Report of a consensus meeting on human brain temperature after severe traumatic brain injury: Its measurement and management during pyrexia

Charmaine Childs, Tadeusz Wieloch, Fiona Lecky, Graham Machin, Bridget Harris, Nino Stocchetti

Research output: Contribution to journalArticle

Abstract

Temperature disturbances are common in patients with severe traumatic brain injury. The possibility of an adaptive, potentially beneficial role for fever in patients with severe brain trauma has been dismissed, but without good justification. Fever might, in some patients, confer benefit. A cadre of clinicians and scientists met to debate the clinically relevant, but often controversial issue about whether raised brain temperature after human traumatic brain injury (TBI) should be regarded as "good or bad" for outcome. The objective was to produce a consensus document of views about current temperature measurement and pyrexia treatment. Lectures were delivered by invited speakers with National and International publication track records in thermoregulation, neuroscience, epidemiology, measurement standards and neurocritical care. Summaries of the lectures and workshop discussions were produced from transcriptions of the lectures and workshop discussions. At the close of meeting, there was agreement on four key issues relevant to modern temperature measurement and management and for undergirding of an evidence-based practice, culminating in a consensus statement. There is no robust scientific data to support the use of hypothermia in patients whose intracranial pressure is controllable using standard therapy. A randomized clinical trial is justified to establish if body cooling for control of pyrexia (to normothermia) vs moderate pyrexia leads to a better patient outcome for TBI patients.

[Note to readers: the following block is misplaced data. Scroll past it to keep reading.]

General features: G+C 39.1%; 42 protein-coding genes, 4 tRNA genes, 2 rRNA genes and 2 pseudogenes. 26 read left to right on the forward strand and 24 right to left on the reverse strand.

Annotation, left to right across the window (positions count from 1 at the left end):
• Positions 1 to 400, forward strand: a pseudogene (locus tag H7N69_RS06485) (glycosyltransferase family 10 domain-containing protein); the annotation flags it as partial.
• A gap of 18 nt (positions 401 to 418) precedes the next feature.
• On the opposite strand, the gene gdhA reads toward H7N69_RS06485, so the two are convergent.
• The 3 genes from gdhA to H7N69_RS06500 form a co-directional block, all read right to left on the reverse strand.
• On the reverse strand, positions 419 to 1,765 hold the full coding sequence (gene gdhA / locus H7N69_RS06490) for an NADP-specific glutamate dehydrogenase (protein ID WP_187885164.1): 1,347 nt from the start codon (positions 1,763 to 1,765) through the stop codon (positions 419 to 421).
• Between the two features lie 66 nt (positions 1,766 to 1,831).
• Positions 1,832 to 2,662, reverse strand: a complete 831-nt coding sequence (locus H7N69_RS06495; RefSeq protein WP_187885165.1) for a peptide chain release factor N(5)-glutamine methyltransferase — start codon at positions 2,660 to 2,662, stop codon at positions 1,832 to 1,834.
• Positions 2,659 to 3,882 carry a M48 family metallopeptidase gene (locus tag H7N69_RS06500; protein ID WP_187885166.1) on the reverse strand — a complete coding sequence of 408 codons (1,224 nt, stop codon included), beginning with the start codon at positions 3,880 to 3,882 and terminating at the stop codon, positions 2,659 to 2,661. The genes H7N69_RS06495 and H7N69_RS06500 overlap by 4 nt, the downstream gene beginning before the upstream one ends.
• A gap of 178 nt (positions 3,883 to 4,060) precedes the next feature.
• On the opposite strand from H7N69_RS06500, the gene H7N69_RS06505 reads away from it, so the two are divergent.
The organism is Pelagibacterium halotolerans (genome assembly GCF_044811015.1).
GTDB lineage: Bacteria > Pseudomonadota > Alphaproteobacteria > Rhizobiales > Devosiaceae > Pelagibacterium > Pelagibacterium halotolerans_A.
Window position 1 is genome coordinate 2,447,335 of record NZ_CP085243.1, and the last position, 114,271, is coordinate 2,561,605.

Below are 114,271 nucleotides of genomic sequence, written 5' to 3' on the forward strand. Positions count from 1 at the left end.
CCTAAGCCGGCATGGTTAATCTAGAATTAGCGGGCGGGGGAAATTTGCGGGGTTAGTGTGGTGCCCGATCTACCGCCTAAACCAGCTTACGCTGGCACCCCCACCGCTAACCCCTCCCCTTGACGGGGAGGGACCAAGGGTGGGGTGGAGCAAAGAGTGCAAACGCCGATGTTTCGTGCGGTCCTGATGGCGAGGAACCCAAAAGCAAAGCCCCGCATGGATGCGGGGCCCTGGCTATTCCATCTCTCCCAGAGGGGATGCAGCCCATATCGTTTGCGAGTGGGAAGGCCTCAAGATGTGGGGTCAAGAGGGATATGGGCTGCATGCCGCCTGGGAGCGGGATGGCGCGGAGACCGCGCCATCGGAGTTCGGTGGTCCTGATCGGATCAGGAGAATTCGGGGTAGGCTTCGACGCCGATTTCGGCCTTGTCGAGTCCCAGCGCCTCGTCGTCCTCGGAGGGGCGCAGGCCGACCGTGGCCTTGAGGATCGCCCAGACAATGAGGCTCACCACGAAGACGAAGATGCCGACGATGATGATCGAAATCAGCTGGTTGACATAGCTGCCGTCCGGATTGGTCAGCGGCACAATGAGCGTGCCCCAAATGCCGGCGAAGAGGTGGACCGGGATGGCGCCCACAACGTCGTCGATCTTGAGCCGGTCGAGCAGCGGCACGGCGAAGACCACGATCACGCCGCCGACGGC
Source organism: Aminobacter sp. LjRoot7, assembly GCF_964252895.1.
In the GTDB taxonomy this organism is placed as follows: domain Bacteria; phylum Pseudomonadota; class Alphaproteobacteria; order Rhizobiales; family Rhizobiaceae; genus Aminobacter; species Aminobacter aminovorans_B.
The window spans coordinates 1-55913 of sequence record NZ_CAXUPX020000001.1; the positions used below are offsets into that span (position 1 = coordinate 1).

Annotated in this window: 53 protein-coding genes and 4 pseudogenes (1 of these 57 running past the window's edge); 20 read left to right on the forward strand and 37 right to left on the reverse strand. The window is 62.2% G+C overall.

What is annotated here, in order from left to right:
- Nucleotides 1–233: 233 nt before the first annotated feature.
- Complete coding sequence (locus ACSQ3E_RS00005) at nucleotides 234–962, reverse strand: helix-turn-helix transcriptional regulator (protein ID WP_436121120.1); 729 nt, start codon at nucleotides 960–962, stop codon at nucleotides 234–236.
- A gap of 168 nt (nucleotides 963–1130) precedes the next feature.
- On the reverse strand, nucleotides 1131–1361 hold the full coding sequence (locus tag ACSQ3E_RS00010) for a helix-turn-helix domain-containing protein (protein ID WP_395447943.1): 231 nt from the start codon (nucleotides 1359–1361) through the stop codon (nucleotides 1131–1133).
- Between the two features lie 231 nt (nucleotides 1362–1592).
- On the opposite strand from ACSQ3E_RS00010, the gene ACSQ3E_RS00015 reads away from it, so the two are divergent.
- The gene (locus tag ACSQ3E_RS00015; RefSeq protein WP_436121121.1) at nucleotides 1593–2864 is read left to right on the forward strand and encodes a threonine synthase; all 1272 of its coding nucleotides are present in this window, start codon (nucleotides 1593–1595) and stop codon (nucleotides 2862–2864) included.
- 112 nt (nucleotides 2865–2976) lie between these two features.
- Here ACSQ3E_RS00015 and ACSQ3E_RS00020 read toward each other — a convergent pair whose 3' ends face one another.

Original languageEnglish
Article numberArticle 146
JournalFrontiers in Neurology
VolumeNOV
DOIs
Publication statusPublished - 2010

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Keywords

  • Brain temperature
  • Cooling
  • Fever
  • Measurement
  • Pyrexia

ASJC Scopus subject areas

  • Clinical Neurology
  • Neurology

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